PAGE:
The Frog is yet another common Reformer exercise that builds bone.  Not only will the hips benefit greatly (making it less likely to undergo hip surgery down the road), but osteoporosis will be turned around readily as bone mass rebuilds due to the healthy, powerful force vectors present in this exercise.

The Quadruped is a great all round exercise that builds strength, coordination and balance. This is a straightforward exercise to do at home, and if you are unsure how to do this exercise watch Anne’s video here.

But it’s not just the lower body bones that benefit from Pilates exercise: The “Lat Pull”, or “Row” as it is sometimes called, is great for building the bone mineral density within the arms (both upper and lower arms) as your shoulders move you through a large range of motion. Even the often-troubled vertebrae will see some bone development as you move through this and similar resistance exercise using our Pilates Reformer.

 If this sounds a bit confusing, or if you find yourself thinking that you’re not ready to take these exercises on alone, then there is no need to worry - Anne is our expert in Clinical Pilates for Osteoporosis, and she’s available to guide you through the process smoothly and safely.

Anne is a Specialist in Osteoporosis who currently treats patients at the Osteopathic Clinic in Croydon 

Why Your Body Needs a Detox

If you’ve always shied away from a body detox, believing it is too complicated and unpleasant (all that fasting and diet restrictions) then read on……..there is a more comfortable and better way.

Detoxing is becoming increasingly popular, with more researchers and health care professionals backing its value. And that’s a good thing, because with today’s high-tech modern lifestyle, your communications systems may have become faster, but your body’s eliminative system has probably slowed down.

In the opinion of many researchers and health care professional’s, a whole body and organs detox is the superior road to better health.Even though we may be eating a healthy diet, exercising and taking good quality supplements, our bodies may still need to be cleansed from other toxins, such as the build-up of toxic metals. However, from time to time, our bodies need to be cleansed from harmful build-ups to really function at their best. We are exposed to toxins in all manner of ways, from receiving amalgam fillings at the dentist; eating fish that has been contaminated with chemicals, being exposed to industrial fumes and eating food that has been sprayed with pesticides.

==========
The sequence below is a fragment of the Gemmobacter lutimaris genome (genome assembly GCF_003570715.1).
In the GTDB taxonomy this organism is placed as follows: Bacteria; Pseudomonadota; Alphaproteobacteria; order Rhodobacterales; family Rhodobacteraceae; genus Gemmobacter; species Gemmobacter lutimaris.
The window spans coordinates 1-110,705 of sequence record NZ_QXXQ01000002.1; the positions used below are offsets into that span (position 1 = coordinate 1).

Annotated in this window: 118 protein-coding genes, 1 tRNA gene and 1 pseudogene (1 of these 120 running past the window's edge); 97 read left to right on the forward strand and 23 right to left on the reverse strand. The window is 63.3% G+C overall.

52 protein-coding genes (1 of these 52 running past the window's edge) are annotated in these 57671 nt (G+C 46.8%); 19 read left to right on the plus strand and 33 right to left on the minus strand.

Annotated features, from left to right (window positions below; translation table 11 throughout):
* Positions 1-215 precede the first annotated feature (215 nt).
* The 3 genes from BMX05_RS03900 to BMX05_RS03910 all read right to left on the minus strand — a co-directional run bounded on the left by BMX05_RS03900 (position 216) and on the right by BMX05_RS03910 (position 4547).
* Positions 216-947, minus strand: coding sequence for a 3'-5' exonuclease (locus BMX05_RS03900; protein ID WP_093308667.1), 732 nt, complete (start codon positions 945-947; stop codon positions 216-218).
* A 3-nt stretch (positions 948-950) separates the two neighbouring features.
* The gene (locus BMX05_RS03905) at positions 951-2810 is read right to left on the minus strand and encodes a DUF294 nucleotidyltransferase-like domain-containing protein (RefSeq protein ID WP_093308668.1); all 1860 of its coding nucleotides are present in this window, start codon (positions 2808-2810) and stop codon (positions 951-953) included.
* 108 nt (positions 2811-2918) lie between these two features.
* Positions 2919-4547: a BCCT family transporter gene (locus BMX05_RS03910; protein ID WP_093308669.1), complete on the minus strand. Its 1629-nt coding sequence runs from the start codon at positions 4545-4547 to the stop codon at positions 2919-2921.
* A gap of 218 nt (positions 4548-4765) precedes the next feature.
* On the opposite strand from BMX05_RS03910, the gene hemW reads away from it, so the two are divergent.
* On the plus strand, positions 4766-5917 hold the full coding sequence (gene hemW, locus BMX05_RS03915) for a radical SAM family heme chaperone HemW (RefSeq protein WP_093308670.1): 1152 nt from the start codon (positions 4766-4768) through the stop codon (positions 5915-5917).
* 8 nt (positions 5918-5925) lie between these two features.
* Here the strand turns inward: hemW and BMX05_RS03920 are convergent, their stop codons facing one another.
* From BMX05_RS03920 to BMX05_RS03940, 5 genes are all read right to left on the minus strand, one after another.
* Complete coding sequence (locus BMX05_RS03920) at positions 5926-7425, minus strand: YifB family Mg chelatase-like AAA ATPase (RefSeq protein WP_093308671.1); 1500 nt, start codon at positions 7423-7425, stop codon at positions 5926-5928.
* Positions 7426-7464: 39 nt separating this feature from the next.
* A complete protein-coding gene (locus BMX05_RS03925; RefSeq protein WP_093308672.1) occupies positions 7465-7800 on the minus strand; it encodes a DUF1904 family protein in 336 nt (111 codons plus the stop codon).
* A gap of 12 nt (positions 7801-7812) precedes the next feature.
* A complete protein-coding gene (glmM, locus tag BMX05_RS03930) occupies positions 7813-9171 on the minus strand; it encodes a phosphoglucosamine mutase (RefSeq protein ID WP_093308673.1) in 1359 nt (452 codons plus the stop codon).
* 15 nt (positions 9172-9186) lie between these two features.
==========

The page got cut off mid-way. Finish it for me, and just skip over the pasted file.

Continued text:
Over time impurities accumulate in the body’s digestive system. The elimination process works hard to get rid of them, but as the load increases, it becomes sluggish inefficient.

You feel literally weighed down and may well lack energy, and your first point of call may be to reach for the caffeine.

Think of a car engine that needs to decoke its extra power and smooth running that result. When you cleanse and encourage your body’s elimination system, ridding yourself of all those toxins, your whole body and its organs are rejuvenated. The result is a wonderful pick-me-up. You feel as if you have shed the load you’ve had been carrying around with you.

We can detox and cleanse your kidneys

Detox and cleanse your liver

Detox and cleanse the whole of your body, colon and skin.

Take this on board, and soon you’ll learn what it feels like to be really clean from the inside out…….

Please note: There are many ways you can detox, and it really does depend on the individual and what other medication you are taking and also any health concerns you may have. If you are serious about cleansing then why not book in for a consultation with Nutritionist, Dr Zeeba at the Croydon, Osteopathic clinic.